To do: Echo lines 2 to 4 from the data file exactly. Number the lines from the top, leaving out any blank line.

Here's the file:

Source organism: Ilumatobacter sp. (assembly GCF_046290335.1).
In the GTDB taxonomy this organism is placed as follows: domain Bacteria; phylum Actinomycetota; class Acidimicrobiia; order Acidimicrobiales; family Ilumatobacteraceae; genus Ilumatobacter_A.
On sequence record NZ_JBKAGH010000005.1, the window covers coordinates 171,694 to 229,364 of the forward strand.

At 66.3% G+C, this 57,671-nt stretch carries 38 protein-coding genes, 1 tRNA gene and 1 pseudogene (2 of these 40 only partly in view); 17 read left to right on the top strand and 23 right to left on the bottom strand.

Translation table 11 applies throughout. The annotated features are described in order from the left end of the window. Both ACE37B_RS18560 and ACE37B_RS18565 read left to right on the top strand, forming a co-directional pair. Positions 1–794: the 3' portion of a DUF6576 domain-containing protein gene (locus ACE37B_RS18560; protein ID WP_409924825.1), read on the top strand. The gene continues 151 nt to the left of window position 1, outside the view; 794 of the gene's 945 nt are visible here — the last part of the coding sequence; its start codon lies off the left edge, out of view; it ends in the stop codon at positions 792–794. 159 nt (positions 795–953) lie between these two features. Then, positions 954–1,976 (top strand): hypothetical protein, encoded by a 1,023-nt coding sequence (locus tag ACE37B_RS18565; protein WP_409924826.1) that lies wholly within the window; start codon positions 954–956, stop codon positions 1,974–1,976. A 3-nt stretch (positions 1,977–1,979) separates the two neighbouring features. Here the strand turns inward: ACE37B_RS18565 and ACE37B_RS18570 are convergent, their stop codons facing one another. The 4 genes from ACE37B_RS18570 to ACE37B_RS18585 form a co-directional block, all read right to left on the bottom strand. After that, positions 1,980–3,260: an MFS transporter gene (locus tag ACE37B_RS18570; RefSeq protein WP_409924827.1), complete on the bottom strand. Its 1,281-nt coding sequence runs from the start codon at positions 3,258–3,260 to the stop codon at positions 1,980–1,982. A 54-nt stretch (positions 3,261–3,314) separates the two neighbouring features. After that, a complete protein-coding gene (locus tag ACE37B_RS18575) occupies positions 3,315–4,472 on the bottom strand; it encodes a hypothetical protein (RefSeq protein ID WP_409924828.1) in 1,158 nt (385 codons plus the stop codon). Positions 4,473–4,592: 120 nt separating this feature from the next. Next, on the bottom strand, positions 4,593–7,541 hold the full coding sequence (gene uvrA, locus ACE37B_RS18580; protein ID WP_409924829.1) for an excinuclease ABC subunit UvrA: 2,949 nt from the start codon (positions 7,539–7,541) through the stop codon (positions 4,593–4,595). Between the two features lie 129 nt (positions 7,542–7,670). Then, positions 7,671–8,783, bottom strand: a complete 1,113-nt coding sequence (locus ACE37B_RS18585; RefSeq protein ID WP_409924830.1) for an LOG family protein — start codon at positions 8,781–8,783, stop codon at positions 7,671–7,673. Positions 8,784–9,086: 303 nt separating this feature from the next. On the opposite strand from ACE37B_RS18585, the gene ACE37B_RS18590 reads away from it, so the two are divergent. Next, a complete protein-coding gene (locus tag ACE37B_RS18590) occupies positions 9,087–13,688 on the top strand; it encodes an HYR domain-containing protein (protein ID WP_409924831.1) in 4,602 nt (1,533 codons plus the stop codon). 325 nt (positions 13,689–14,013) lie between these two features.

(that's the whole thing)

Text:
In the GTDB taxonomy this organism is placed as follows: domain Bacteria; phylum Actinomycetota; class Acidimicrobiia; order Acidimicrobiales; family Ilumatobacteraceae; genus Ilumatobacter_A.
On sequence record NZ_JBKAGH010000005.1, the window covers coordinates 171,694 to 229,364 of the forward strand.

At 66.3% G+C, this 57,671-nt stretch carries 38 protein-coding genes, 1 tRNA gene and 1 pseudogene (2 of these 40 only partly in view); 17 read left to right on the top strand and 23 right to left on the bottom strand.